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Sunday, August 4, 2013

‘Only God Forgives’ Is So Terribly Artful



Only God Forgives:  2? out of 5

Billy:  Time to meet the devil.

There is always at least one of these films every year.  Only God Forgives is the kind of film that will be easily derided for reasons that can be very well argued, no matter how much can be said in its defense.  The film is incredibly stylish and focused on providing a delirious sense of place, as we follow two men traveling through the darkened underworld of a very seedy Bangkok setting.  The film is not without a sense of purpose, but that is juxtaposed with violent imagery, lengthy depictions rooms bathed in neon lighting, and a haunting soundtrack to have one continually guessing where all of this is really going.  There is always something to be said for a film that strives to be very different, but how does one go before considering whether the audiences is willing to make the same journey?



Part of me believes that writer/director Nicolas Winding Refn and star Ryan Gosling had a ball making this film.  As a follow up to Drive, this seems to be the film that they would have fun making together, because they are comfortable with each other, but are also happy to dive even further into the deep end, knowing that there was a portion of general audiences that really hated their previous film.  Even for those who did praise Drive, it could seem like Refn wrote Only God Forgives, with a hint of this mantra:  “If you thought that was a bit offbeat…”

Only God Forgives is a story of three R’s:  Revenge, Redemption, and Ryan Gosling looking incredibly handsome, while saying next to nothing.  One could say the story is fairly straightforward, once you break it down.  A man rapes and kills a young girl in Bangkok.  This man is then killed by the girl’s father.  The father is then punished by police Lieutenant Chang (Vithaya Pansringarm), who is seen as an “Angel of Vengeance”.  Gosling plays Julian, a man who runs a boxing club in Bangkok (which is the front for a drug smuggling operation) and also happens to be the younger brother of the now dead rapist.  Julian becomes involved once his estranged mother, Crystal (Kristen Scott Thomas), arrives with her eye on retribution.  What results is a cat-and-mouse game revolving around who needs to suffer and who can be forgiven.


There is no saving grace in this film, if one wanted to have a likable character to get behind.  Sure, Gosling dresses quite well and can seem like a guy to root for in all of this, but there is next to nothing about him that seems relatable, aside from mother issues taken to an extreme.  Even Mai (Rhatha Phongam), the woman Julian is close to, works as a prostitute and serves more as an object for Crystal to mock, rather than a character.  One can certainly find some dark humor in just how far Refn allows this film to go, before cutting to Lt. Chang singing karaoke in a Bangkok nightclub, but the film is largely devoid of elements that make it enjoyable in a way that comes from a sense of joy, while watching it (not that it needs to).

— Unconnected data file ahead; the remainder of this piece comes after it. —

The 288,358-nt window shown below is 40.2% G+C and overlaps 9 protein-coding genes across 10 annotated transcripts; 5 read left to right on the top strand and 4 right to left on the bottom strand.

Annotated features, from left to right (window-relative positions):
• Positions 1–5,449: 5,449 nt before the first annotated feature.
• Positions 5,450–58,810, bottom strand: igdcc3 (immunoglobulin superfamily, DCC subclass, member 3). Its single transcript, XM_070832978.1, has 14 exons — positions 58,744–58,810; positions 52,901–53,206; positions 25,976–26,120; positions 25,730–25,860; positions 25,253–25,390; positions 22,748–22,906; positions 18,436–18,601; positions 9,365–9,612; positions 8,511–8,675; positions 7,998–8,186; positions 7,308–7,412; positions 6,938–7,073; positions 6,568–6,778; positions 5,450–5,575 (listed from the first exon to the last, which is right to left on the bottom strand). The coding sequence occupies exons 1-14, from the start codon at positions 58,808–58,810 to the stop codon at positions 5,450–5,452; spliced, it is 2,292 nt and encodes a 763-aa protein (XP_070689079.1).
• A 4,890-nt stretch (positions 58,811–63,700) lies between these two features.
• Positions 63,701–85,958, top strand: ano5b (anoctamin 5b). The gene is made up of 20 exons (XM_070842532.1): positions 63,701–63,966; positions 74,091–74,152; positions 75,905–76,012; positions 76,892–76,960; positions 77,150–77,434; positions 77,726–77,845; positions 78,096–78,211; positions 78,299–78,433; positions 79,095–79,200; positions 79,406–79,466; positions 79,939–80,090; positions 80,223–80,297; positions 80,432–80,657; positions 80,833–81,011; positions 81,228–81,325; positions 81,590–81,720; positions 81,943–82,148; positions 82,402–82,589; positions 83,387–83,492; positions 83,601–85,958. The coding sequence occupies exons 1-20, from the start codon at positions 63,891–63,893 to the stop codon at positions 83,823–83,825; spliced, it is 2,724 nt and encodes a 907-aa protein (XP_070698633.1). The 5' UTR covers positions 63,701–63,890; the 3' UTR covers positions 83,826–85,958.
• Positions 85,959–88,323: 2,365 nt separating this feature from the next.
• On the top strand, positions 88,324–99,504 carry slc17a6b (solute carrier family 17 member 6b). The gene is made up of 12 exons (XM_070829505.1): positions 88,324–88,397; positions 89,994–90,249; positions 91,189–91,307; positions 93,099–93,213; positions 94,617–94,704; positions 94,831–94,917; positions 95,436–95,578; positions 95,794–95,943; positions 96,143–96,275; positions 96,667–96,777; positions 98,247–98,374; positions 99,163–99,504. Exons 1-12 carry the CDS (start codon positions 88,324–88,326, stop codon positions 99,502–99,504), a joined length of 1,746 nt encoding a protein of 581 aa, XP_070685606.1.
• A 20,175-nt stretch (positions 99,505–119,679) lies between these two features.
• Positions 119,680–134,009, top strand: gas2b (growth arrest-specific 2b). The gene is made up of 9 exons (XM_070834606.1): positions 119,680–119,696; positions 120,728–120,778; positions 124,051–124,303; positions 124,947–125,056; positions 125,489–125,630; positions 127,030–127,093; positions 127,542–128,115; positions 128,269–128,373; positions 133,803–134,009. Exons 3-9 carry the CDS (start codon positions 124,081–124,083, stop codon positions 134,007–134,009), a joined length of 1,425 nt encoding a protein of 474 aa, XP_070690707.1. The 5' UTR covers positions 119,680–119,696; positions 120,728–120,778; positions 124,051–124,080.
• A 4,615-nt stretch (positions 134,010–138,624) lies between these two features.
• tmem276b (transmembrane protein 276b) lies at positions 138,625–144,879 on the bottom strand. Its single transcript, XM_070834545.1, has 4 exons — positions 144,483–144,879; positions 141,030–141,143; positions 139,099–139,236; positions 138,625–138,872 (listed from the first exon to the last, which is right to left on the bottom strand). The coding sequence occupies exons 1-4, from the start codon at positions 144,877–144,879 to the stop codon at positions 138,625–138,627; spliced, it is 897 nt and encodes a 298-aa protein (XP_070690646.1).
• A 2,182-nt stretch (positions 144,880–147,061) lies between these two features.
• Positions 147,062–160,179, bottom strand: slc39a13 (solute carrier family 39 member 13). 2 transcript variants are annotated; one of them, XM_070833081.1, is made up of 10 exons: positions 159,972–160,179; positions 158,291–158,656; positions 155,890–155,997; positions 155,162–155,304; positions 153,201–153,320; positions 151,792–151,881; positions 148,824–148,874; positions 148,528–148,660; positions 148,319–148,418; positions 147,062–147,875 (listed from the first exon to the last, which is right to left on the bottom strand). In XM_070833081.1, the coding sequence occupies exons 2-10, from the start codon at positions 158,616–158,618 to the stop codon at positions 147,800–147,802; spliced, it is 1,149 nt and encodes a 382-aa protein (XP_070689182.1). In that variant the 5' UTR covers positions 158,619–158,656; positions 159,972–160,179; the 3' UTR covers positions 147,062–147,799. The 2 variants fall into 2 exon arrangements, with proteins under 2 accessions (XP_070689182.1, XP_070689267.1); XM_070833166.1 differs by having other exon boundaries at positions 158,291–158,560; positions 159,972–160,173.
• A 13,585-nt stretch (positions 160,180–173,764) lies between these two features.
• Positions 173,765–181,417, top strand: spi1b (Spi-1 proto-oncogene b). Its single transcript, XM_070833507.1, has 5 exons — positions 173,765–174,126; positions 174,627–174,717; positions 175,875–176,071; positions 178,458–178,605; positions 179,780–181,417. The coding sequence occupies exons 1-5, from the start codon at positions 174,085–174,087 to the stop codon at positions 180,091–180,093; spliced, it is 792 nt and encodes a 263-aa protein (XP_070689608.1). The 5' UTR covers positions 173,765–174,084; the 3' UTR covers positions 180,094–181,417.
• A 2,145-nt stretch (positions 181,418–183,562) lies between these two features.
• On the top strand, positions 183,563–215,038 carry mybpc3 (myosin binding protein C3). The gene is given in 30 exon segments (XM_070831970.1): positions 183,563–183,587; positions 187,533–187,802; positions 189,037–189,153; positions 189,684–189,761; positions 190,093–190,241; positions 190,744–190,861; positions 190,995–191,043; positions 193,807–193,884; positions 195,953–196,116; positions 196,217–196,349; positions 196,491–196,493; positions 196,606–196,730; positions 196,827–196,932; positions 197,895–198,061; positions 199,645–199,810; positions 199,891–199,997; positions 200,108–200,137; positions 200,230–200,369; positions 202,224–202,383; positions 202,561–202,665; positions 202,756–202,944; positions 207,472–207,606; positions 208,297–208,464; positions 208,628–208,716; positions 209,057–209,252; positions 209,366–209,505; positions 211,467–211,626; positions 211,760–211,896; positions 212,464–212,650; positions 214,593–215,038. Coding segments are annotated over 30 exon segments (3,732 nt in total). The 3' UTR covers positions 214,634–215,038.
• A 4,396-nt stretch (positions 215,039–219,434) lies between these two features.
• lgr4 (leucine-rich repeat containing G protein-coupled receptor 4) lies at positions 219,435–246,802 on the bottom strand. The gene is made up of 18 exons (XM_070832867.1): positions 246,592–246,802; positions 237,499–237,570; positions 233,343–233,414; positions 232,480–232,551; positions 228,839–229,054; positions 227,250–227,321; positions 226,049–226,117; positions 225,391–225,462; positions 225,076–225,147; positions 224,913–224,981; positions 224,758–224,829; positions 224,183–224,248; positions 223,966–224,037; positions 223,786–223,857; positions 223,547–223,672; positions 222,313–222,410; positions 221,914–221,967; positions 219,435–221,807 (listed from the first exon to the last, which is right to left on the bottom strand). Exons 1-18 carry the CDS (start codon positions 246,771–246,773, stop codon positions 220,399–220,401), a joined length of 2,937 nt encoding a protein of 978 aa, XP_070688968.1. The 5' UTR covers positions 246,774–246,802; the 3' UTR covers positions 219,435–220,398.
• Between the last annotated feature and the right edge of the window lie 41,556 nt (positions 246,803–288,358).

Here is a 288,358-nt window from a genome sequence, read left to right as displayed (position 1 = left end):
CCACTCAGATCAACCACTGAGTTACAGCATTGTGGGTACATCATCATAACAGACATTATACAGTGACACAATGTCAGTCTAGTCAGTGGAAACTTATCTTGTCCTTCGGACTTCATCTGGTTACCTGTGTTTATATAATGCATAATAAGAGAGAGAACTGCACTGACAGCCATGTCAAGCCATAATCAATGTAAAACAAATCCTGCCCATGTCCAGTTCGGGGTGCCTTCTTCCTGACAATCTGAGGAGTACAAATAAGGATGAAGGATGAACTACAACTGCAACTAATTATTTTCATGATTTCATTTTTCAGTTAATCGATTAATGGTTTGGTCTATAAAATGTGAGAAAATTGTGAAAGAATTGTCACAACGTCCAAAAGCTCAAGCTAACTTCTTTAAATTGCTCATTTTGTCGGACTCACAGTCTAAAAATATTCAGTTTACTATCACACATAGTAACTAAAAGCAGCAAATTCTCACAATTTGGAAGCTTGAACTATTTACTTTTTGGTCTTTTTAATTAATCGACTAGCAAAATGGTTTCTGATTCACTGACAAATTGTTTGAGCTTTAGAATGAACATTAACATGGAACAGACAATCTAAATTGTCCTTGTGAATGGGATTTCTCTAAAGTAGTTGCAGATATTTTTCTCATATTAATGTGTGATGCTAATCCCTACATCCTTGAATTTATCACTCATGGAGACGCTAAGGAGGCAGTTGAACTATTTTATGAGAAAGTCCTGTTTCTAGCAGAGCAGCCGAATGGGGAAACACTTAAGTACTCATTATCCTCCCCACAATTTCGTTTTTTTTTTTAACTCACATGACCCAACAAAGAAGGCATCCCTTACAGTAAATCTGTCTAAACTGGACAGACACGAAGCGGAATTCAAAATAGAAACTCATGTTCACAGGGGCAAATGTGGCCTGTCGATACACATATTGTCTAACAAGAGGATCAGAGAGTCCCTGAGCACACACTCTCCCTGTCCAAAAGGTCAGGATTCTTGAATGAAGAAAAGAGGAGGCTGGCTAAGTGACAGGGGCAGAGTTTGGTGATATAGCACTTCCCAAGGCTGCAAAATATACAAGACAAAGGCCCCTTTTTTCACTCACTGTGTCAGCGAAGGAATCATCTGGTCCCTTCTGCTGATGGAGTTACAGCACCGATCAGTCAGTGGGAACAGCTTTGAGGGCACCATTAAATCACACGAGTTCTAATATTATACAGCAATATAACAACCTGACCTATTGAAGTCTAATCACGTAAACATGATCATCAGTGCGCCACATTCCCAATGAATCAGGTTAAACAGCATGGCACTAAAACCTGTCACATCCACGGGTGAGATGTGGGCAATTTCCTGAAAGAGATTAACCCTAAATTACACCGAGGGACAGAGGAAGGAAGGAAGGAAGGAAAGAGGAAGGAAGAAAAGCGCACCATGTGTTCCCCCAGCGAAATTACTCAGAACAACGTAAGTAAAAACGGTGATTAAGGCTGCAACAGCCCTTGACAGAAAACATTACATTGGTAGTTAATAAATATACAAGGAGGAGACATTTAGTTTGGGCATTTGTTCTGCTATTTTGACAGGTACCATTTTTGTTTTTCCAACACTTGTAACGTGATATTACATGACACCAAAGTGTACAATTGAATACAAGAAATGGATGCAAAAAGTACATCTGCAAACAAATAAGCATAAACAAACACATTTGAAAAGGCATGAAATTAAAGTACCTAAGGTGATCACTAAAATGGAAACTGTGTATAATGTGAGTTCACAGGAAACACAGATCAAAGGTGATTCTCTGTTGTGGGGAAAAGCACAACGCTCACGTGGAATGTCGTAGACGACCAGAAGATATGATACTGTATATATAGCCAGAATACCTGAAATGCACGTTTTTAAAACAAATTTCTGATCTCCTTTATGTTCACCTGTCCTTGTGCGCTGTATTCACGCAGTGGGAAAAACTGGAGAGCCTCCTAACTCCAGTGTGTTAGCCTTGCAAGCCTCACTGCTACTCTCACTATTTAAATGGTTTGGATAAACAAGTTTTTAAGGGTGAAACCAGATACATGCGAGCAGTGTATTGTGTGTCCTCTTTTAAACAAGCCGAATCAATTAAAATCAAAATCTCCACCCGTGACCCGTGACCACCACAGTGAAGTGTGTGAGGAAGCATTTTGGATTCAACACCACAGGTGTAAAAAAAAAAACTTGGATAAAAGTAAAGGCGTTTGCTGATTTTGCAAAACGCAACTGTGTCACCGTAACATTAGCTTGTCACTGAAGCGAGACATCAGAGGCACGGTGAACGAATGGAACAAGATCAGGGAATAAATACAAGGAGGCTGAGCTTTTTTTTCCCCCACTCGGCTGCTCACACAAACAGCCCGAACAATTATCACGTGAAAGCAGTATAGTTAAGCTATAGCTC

Really, the film combines its surreal atmosphere with machismo and a near nihilistic sense of morality.  Assuming one is not completely bored with the measured pacing of this 88-minute film, all problems are solved by men shooting, slicing, or hacking off pieces of others.  The attempt to bring problems to an ultimate end falls on a challenge to a fight.  Crystal, the mother so wounded by the loss of her oldest son, has only one motive, and that is to have justice exacted in the death of the one responsible, while speaking emasculating insults to her younger son.  This is a nasty film that could be seen as beautiful in the wake of filmmakers such as Park Chan-wook (Oldboy and Stoker most recently), but it does not feel like one that elicits as much consideration regarding its overall theme, presentation, and resolution, compared to other haunting, psychological mindbenders.

 
The film certainly looks fantastic throughout.  Whatever Refn is doing in regards to his visualization of films and the suggestions he makes to his cinematographer, production designers, and composer Cliff Martinez, is working to full effect.  Only God Forgives may be the most beautiful film that I really can’t say I feel much for, outside of a sense of mystery as to how I am really supposed to regard it.  At least Stoker was an exercise in style, which also happened to have this trashy, somewhat Hitchcockian story to tell.  Only God Forgives feels like it is coming up less than the sum of its parts, which is why I am ultimately going to fall into being very reserved when it comes to measuring up this film against others.

What else is there to say about this film?  I am not sure.  It is a violent, dream-like exercise in style, with a core story that pushes forward the notion of vengeance and what that does to men caught in its path.  Is there much to say about the actors?  Sure, Gosling stares intensely, Kristen Scott Thomas chews it all up, and Pansringarm makes for an intense and imposing figure.  With Refn set out to channel David Lynch and Stanley Kubrick, among other, Only God Forgives is definitely a film that can work for a particular audience set.  I can’t say that I was among those willing to enjoy its violent weirdness, no matter how stunningly photographed it was.  It takes a certain level of control to make a film as esoteric as this, but it also takes an audience member with the right set of keys to properly open up this mystery box of a film.

Julien:  Wanna fight?


Aaron is a writer/reviewer for WhySoBlu.com.  Follow him on Twitter @AaronsPS3.
He also co-hosts a podcast,
Out Now with Aaron and Abe, available via iTunes or at HHWLOD.com.

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